Partnering for Impact: IFPRI-European Research Collaboration for Improved Food and Nutrition Security
The workshop “Partnering for Impact: IFPRI-European Research Collaboration for Improved Food and Nutrition Security,” held on November 25 in Brussels, brought together 80 participants and close partners of IFPRI from European governments and development agencies, universities and research centers, nongovernmental development organizations, and the private sector.
The following post by IFPRI visiting Senior Research Fellow Eugenio Diaz-Bonilla is an excerpt of a story originally published on IFPRI’s Food Security Portal.
Input Subsides in Africa South of the Sahara
Input subsidy programs—a mainstay of 1960s and 1970s international donor agendas—have regained favor in Africa south of the Sahara in recent years. Although 10 African countries spent more than $1 billion on these programs in 2011 alone, little information exists on the impacts the programs are having on households and communities.
This week, European development practitioners, partners, and stakeholders worldwide have gathered at the 8th annual European Development Days in Brussels with an eye toward improving development coordination and aid effectiveness in 2015 and beyond.
Why Childhood Nutrition Programs Are Good for the Economy
If you learned that a $1 investment in your child’s nutritional intake during infancy would ultimately net an $18 return, would you make the investment? Yes, if you had the means, it’s likely you would. It’s a win-win: healthier child, healthier bank account.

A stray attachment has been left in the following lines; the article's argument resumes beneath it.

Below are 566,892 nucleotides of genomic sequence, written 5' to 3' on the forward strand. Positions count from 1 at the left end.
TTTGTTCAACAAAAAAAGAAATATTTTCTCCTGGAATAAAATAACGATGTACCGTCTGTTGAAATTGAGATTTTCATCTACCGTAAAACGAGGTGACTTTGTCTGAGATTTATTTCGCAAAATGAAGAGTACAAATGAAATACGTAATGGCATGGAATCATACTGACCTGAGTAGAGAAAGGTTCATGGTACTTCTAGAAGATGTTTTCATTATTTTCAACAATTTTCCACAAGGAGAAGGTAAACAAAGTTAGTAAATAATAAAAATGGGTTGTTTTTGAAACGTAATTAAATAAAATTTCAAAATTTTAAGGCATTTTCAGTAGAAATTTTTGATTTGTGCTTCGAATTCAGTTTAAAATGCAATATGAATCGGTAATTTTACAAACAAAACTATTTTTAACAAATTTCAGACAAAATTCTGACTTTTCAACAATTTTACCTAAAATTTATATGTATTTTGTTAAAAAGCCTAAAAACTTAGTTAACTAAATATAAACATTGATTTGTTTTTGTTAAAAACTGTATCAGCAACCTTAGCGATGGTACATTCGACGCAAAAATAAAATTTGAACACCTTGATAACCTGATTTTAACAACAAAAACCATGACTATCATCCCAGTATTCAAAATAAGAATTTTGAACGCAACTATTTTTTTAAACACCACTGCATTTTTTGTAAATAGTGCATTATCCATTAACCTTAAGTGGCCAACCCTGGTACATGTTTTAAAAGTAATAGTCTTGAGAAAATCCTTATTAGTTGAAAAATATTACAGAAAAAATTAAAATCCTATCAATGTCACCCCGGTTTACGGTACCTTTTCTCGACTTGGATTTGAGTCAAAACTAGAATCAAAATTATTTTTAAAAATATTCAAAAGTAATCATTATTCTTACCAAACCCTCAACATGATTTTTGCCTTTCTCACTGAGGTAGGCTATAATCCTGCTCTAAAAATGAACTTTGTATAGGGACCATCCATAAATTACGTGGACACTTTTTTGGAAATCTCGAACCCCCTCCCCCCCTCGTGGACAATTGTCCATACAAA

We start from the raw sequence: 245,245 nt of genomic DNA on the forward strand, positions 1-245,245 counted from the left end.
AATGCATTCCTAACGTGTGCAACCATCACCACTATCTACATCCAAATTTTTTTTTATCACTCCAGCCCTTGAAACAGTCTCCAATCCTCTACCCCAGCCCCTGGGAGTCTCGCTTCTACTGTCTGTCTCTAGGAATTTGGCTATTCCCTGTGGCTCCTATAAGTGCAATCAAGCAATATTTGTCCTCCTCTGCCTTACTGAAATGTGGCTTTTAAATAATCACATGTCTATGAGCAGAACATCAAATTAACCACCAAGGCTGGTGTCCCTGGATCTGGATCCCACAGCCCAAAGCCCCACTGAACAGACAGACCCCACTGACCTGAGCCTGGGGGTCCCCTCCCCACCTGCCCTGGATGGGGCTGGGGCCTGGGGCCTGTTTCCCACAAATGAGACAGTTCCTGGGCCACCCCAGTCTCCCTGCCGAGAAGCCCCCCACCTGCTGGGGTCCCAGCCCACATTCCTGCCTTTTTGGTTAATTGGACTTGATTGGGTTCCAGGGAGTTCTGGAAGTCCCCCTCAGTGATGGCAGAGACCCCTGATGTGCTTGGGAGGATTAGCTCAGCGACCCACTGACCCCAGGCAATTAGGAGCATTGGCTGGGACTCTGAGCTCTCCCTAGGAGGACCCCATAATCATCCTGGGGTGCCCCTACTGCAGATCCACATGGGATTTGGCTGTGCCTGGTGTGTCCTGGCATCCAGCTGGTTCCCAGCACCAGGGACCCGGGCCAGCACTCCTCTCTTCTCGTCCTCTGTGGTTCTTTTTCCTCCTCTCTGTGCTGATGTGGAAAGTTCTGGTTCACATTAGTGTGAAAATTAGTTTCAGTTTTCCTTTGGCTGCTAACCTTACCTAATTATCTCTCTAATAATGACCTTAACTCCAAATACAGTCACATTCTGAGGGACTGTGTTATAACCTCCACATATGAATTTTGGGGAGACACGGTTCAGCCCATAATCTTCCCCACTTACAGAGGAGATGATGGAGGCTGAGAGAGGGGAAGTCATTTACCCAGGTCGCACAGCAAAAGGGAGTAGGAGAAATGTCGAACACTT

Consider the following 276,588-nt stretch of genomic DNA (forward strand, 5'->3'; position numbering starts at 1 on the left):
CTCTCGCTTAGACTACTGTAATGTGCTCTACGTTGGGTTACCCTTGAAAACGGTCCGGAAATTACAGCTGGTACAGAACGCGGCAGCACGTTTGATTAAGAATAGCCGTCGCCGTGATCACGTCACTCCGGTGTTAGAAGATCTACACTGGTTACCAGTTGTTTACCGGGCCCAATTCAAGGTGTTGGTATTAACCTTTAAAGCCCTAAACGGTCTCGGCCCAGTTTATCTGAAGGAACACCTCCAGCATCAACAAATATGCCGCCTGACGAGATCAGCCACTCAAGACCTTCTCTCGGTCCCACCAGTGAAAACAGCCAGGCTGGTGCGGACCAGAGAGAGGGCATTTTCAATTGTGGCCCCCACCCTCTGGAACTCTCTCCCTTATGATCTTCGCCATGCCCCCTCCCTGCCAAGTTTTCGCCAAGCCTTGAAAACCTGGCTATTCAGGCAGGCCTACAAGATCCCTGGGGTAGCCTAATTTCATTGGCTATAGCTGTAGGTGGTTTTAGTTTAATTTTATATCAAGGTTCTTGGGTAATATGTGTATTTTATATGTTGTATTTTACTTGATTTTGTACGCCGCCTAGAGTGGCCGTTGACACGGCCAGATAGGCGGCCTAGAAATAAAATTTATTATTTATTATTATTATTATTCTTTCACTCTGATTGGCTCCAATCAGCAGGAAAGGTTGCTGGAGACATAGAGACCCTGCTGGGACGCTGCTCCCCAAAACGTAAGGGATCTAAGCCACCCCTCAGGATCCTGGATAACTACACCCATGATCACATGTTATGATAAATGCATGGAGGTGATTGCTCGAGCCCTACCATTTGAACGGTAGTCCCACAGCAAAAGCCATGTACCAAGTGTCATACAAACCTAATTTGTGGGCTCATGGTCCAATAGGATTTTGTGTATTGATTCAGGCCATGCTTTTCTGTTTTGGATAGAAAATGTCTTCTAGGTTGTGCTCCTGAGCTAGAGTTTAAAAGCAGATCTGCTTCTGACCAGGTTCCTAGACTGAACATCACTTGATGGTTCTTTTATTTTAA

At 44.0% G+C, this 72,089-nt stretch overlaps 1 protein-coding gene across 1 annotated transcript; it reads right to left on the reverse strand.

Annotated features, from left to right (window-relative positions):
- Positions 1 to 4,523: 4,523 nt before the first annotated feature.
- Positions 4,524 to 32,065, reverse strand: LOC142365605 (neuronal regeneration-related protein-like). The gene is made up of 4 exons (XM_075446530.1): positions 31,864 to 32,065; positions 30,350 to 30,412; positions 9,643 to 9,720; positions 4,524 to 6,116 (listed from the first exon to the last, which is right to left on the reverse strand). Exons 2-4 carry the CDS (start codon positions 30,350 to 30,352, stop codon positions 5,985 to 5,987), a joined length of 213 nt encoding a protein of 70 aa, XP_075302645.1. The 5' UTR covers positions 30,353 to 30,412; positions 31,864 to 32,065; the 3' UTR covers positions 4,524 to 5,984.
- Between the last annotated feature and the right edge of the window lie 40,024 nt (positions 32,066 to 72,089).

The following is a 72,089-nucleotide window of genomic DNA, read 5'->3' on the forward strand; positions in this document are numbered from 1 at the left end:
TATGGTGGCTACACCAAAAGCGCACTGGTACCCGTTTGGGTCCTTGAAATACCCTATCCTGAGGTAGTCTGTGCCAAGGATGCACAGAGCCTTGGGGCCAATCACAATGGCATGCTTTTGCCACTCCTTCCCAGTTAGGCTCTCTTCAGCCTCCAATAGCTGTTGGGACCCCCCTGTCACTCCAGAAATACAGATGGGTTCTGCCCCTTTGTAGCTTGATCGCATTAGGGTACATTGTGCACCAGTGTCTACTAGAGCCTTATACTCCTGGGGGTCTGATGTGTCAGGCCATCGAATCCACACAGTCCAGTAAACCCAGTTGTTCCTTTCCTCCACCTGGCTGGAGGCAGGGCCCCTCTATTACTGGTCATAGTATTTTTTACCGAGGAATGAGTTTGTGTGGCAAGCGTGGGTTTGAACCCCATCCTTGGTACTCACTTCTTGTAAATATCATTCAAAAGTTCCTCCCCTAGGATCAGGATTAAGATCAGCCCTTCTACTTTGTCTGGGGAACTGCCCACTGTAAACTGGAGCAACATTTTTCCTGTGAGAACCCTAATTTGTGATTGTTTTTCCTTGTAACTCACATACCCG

Latest Issue Highlights Food Policy Research from Around the Globe
The latest issue of IFPRI Insights sheds light on how IFPRI researchers are tackling the big questions related to food policy, from farm to table to the global marketplace. Composed of articles, interviews, and infographics, the November 2013 issue touches on nutrition, migration, US farm policy, economic data, water policy, and weather insurance, among other things.
The following is an excerpt of a story originally published on the CGIAR Research Program on Climate Change, Agriculture and Food Security (CCAFS) website.
The good and the bad will not balance each other out. We need to prepare for the ugly.
It’s not often you hear the words good and climate change in one sentence. But some areas of Africa will actually become better for agriculture if climate change trends continue as expected. Of course, the key word in that sentence is some. Others will become worse.
Properly functioning markets play a key role in improving the economic well-being of poor populations. But a recent IFPRI event highlighted how markets can do even more, reaching beyond economics to have an important impact on health outcomes.
The following story was originally published on the CGIAR Research Program on Climate Change, Agriculture and Food Security (CCAFS) website.
A comprehensive book series by the International Food Policy Research Institute (IFPRI) has investigated the impact of climate change on African agriculture and food security. The final chapter on East Africa will be exclusively released at an upcoming session at the Global Landscapes Forum.